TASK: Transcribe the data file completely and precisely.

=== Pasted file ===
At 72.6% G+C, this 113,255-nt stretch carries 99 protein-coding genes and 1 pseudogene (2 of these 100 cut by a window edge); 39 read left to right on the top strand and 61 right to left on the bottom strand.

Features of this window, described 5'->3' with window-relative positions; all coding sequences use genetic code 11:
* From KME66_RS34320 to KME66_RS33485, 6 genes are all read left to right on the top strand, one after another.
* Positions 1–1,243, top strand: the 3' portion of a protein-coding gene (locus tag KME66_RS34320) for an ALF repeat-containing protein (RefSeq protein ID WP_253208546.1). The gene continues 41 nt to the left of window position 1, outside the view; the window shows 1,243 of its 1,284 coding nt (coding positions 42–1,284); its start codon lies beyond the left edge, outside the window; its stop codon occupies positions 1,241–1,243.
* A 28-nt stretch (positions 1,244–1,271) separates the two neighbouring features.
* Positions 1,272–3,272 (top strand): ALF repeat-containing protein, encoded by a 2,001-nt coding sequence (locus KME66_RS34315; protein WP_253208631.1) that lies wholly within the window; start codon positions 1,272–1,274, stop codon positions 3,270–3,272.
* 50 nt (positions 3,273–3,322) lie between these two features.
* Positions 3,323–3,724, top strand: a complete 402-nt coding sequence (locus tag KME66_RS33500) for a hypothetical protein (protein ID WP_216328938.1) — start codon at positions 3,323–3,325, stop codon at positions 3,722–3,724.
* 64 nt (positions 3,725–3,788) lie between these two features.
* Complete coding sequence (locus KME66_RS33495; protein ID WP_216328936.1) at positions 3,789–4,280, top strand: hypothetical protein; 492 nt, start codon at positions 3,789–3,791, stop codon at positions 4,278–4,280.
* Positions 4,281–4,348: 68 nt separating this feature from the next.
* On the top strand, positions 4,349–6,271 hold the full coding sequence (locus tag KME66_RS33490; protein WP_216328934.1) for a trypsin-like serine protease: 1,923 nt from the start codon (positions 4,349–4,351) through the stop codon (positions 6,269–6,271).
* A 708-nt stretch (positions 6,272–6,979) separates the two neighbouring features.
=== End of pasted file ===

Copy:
At 72.6% G+C, this 113,255-nt stretch carries 99 protein-coding genes and 1 pseudogene (2 of these 100 cut by a window edge); 39 read left to right on the top strand and 61 right to left on the bottom strand.

Features of this window, described 5'->3' with window-relative positions; all coding sequences use genetic code 11:
* From KME66_RS34320 to KME66_RS33485, 6 genes are all read left to right on the top strand, one after another.
* Positions 1–1,243, top strand: the 3' portion of a protein-coding gene (locus tag KME66_RS34320) for an ALF repeat-containing protein (RefSeq protein ID WP_253208546.1). The gene continues 41 nt to the left of window position 1, outside the view; the window shows 1,243 of its 1,284 coding nt (coding positions 42–1,284); its start codon lies beyond the left edge, outside the window; its stop codon occupies positions 1,241–1,243.
* A 28-nt stretch (positions 1,244–1,271) separates the two neighbouring features.
* Positions 1,272–3,272 (top strand): ALF repeat-containing protein, encoded by a 2,001-nt coding sequence (locus KME66_RS34315; protein WP_253208631.1) that lies wholly within the window; start codon positions 1,272–1,274, stop codon positions 3,270–3,272.
* 50 nt (positions 3,273–3,322) lie between these two features.
* Positions 3,323–3,724, top strand: a complete 402-nt coding sequence (locus tag KME66_RS33500) for a hypothetical protein (protein ID WP_216328938.1) — start codon at positions 3,323–3,325, stop codon at positions 3,722–3,724.
* 64 nt (positions 3,725–3,788) lie between these two features.
* Complete coding sequence (locus KME66_RS33495; protein ID WP_216328936.1) at positions 3,789–4,280, top strand: hypothetical protein; 492 nt, start codon at positions 3,789–3,791, stop codon at positions 4,278–4,280.
* Positions 4,281–4,348: 68 nt separating this feature from the next.
* On the top strand, positions 4,349–6,271 hold the full coding sequence (locus tag KME66_RS33490; protein WP_216328934.1) for a trypsin-like serine protease: 1,923 nt from the start codon (positions 4,349–4,351) through the stop codon (positions 6,269–6,271).
* A 708-nt stretch (positions 6,272–6,979) separates the two neighbouring features.